1From the SUNY Downstate Medical Center, James J. Peters VAMC, Bronx, New York, and Mount Sinai School of Medicine, New York City, New York 2Department of Neurology, James J. Peters VAMC, Bronx, New York, and Mount Sinai School of Medicine, New York City, New York 3VHA NY Harbor Healthcare System - Brooklyn Campus, Brooklyn, New York. Objective: Autonomic and peripheral neurologic manifestations of hyperglycemia are commonly seen in clinical practice; acute hyperglycemia-induced involuntary movements (HIIM) are rarer and less well known. In this article we describe 2 patients with HIIM and review the scientific literature to better characterize the clinical and pathophysiologic features of these disorders. Methods: A literature search was performed using the PubMed database. Whenever possible, the most recent publication on a topic was utilized, with a 20-year cutoff time since publication. Articles were selected based on the quality of presented data or citations utilized. Results: HIIM can present in a variety of ways including seizures, hemichorea-hemiballismus (HCHB) and, very rarely, tremor. While HIIM are more commonly seen in patients with long-standing, uncontrolled diabetes, they can also be the initial presentation of diabetes. The precise pathophysiology of HIIM remains unknown; however, at least for HCHB, it is hypothesized that hyperglycemia increases the metabolism of the inhibitory neurotransmitter gamma aminobutyric acid (GABA), thereby lowering the seizure threshold. It may also cause regional cerebral vascular insufficiency. Treatment of HIIM differs from that for seizures and other movement disorders in that it relies primarily on glucose control. Conclusion: It is important to recognize hyperglycemia as a cause of involuntary movements so as to provi Continue reading >>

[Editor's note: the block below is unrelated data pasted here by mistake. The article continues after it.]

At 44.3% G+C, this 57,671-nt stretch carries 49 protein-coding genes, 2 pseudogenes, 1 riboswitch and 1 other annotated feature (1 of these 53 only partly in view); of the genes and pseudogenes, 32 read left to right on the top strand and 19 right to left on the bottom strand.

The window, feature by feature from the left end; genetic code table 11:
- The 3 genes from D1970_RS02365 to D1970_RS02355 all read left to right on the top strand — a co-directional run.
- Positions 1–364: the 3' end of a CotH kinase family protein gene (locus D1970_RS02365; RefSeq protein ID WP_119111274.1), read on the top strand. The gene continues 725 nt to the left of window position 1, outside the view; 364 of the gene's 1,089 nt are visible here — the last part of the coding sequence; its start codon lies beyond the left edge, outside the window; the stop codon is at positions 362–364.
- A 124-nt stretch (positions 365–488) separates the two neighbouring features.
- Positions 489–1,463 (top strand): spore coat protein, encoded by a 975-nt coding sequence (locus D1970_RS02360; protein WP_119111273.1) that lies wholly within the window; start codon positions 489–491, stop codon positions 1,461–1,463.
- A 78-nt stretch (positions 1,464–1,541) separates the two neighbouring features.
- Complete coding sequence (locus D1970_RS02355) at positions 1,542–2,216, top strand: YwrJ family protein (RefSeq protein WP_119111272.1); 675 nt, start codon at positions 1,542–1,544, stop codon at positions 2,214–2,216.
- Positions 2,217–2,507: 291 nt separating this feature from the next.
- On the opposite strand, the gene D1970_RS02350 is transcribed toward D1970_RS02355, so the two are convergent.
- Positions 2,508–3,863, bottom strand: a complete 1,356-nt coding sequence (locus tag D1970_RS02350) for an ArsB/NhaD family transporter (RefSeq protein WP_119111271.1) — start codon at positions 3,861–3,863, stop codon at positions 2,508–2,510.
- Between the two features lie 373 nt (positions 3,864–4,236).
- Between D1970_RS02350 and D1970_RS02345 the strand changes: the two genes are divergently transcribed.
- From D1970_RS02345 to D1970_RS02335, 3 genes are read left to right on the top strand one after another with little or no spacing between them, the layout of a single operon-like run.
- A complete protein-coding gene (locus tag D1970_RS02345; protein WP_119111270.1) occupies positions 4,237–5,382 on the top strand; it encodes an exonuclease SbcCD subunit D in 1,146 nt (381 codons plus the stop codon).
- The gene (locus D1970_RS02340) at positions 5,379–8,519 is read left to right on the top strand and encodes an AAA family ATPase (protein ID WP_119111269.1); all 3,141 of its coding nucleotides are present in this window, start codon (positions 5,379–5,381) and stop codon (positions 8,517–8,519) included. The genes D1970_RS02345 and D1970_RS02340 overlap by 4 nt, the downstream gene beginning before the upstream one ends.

High Blood Sugar In Dogs